The nation’s third largest city recorded 51 homicides in January, the highest toll for the month since 2000.
Gang conflicts and retaliatory violence drove the “unacceptable” increase in homicides, the police department said in a statement. But the rise in violence also notably comes as the Chicago Police Department faces increased scrutiny following the court-ordered release of a police video showing a white police officer fatally shooting a black teenager 16 times, and as the department implements changes in how it monitors street stops by officers.
Chicago routinely records more homicides annually than any other American city, but the grim January violence toll marks a shocking spike in violence in a city that recorded 29 murders for the month of January last year and 20 murders for the month in 2014. In addition to the jump in killings, police department said that it recorded 241 shooting incidents for the month, more than double the 119 incidents recorded last January.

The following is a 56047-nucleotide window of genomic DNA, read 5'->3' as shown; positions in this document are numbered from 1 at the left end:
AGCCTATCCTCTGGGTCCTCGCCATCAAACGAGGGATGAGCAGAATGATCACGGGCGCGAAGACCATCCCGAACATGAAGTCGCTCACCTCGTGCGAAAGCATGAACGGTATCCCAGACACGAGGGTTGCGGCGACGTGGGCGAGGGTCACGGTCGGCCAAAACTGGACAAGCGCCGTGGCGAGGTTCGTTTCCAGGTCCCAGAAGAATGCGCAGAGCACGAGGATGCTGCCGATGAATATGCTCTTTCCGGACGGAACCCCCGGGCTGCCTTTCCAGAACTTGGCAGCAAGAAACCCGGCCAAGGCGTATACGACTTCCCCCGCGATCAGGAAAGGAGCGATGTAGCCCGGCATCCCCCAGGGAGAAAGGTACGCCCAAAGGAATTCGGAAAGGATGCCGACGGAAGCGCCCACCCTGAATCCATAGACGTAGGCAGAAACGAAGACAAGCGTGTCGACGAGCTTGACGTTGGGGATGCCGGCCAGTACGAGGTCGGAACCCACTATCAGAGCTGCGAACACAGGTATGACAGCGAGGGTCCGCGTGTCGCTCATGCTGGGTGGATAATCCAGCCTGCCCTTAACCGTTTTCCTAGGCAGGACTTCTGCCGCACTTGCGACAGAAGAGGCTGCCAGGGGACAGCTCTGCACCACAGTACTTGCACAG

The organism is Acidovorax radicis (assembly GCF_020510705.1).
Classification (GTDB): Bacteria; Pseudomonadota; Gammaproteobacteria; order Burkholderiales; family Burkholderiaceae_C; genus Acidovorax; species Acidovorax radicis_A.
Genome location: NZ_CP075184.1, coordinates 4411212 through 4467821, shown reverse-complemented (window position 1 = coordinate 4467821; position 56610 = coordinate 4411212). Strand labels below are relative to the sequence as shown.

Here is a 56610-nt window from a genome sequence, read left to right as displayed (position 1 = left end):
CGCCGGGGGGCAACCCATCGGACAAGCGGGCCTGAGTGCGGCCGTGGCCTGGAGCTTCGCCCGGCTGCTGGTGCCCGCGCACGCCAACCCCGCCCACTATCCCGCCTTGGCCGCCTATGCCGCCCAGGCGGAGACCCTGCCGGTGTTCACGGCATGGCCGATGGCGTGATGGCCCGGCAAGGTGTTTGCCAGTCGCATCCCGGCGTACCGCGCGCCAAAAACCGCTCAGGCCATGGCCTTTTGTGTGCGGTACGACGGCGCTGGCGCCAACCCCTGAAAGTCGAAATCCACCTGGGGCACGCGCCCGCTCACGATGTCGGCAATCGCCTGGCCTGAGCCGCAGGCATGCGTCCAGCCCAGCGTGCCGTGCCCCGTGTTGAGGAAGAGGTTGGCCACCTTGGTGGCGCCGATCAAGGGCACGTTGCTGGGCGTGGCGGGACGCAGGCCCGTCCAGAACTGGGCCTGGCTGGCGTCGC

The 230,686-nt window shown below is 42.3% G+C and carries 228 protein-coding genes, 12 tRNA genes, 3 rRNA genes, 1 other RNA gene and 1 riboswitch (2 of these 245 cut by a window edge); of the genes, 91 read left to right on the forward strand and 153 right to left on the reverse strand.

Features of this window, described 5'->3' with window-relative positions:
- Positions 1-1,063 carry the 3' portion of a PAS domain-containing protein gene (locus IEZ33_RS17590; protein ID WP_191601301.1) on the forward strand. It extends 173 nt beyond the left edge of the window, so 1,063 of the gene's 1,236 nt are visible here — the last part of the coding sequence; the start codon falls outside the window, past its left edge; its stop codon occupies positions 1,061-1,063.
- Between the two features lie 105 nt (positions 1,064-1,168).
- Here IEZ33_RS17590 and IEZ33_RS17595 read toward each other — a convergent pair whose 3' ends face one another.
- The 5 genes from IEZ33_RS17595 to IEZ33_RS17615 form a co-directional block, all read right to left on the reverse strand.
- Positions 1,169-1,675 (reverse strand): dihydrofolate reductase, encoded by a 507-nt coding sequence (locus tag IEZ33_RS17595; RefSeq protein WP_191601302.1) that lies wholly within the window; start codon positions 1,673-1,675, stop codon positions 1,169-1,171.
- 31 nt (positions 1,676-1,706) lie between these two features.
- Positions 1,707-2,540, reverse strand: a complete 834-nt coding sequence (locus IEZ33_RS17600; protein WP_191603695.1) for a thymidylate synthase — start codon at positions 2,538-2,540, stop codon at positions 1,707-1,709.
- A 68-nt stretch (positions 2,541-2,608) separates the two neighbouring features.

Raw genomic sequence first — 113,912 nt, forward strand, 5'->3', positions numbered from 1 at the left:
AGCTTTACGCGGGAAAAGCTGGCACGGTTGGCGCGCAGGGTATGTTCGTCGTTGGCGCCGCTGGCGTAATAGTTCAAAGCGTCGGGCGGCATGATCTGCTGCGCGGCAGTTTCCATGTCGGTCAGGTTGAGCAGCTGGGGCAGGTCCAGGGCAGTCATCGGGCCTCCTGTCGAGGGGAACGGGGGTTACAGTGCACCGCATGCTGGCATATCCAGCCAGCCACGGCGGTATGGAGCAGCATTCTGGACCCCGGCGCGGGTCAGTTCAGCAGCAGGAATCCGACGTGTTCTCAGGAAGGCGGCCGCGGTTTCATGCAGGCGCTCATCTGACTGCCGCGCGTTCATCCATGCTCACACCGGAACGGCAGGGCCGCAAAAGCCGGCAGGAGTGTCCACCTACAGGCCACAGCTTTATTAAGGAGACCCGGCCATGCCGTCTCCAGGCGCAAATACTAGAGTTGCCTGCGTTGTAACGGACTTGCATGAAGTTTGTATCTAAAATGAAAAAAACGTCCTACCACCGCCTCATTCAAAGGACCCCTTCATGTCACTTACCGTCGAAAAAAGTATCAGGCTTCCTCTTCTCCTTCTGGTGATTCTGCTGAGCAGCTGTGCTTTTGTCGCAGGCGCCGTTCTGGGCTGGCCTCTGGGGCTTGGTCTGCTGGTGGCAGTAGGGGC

The rise in violence comes after the Chicago Police Department reported 468 murders in 2015, a 12.5% increase from the year before. There were also 2,900 shootings, 13% more than the year prior, according to police department records.
In recent weeks, the police department pushed back against the notion that the rise in homicides could be due to cops becoming less aggressive due to the negative attention the department has received in the aftermath of the release of the police video showing the shooting of Laquan McDonald. The city saw several weeks of largely peaceful protests after the release of the video. The U.S. Justice Department has launched a civil rights investigation of the city.
Mayor Rahm Emanuel, who faced fierce backlash in the city’s African-American community over his handling of the McDonald case, fired his police superintendent, Garry McCarthy, after the video’s release.
Interim Superintendent John Escalante expressed frustration earlier this month as the homicide toll climbed, but said it was due mainly to gang activity. He also said he was concerned about social media fueling gang disputes, with fatal incidents starting as a war of words on the Internet.
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SOURCE: USA Today, Aamer Madhani